Additionally, a study published by the National Institutes of Health concludes that fear of nuclear war could increase the risk of mental disorders in adolescents.
Jennings also noted that stress is contagious, so adults need to be careful how things are framed for children.
“One recommendation is to stay off social media if possible during such world-shaking traumas,” said Jennings. “When we feel threat, there’s a natural tendency to become hypervigilant about following the news. I recommend that when people are feeling this distress, they avoid social media that has a built-in tendency to polarize opinion in the extremes, which can reinforce fear and anxiety.”
The Daily Progress spoke to Charlottesville residents, who shared their practices and plans for when the anxiety becomes overwhelming.
Inessa Telefus said she remembers what helped her when she first heard about Russia’s invasion. Telefus was concerned for her family in Russia as well as those suffering in Ukraine. But regularly staying in touch with her loved ones, both then and now, alleviates the worry. “Hearing their voices … keeping connected with those I love, helps me stay grounded and also reminds me to try to make the world a better place,” she said.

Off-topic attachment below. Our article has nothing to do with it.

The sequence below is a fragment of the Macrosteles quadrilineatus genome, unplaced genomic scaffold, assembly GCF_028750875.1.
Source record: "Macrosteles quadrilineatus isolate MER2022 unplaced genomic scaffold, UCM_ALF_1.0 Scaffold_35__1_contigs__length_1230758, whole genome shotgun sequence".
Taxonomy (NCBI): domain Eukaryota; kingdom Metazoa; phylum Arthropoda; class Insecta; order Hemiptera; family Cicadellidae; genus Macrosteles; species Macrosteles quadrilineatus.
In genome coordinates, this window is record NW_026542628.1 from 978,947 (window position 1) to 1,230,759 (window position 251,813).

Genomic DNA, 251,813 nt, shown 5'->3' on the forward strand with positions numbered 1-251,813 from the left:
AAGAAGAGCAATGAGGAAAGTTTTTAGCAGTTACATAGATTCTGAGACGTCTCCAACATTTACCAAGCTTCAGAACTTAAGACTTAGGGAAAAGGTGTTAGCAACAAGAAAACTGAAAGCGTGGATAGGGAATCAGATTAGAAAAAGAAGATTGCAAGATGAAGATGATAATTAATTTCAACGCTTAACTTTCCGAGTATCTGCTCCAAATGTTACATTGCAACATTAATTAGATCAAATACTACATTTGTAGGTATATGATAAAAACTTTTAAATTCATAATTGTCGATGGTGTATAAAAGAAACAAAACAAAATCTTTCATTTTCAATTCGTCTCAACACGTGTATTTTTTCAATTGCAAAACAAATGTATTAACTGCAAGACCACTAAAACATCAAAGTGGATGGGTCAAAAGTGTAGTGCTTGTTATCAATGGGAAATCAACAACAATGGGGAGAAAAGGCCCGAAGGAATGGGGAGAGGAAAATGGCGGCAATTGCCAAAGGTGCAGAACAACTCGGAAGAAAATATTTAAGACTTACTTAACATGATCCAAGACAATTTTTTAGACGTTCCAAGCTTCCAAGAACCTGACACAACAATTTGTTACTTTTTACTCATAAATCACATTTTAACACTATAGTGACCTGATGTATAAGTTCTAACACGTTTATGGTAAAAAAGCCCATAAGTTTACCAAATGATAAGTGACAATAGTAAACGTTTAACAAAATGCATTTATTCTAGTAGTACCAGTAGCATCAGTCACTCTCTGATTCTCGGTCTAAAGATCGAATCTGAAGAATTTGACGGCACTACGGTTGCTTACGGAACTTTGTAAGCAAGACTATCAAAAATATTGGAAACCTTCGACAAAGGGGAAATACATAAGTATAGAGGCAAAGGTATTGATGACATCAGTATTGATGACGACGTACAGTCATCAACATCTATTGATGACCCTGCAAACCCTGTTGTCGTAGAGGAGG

Meanwhile, Charlottesville artist Chicho Lorenzo, known for his murals throughout the city, pours his energy into painting angels in his recent artwork that is being displayed at a Live Arts exhibit taking place through December. He said he was inspired by a recent gathering on the Downtown Mall where songs were sung about peace and angels protecting us all in times of war. “In these times of uncertainty … I’m more conscious of my responsibility as an artist … to collectively find hope,” he said.
David Gordon, a parent of a child with severe disabilities and one of the founders of the Virginia Institute of Autism, knows firsthand how to overcome challenges. He said we each have the ability to transform this fractured world. “This requires us … to practice acts of kindness every day and to believe in a vision that we can, through love … build a very different future.”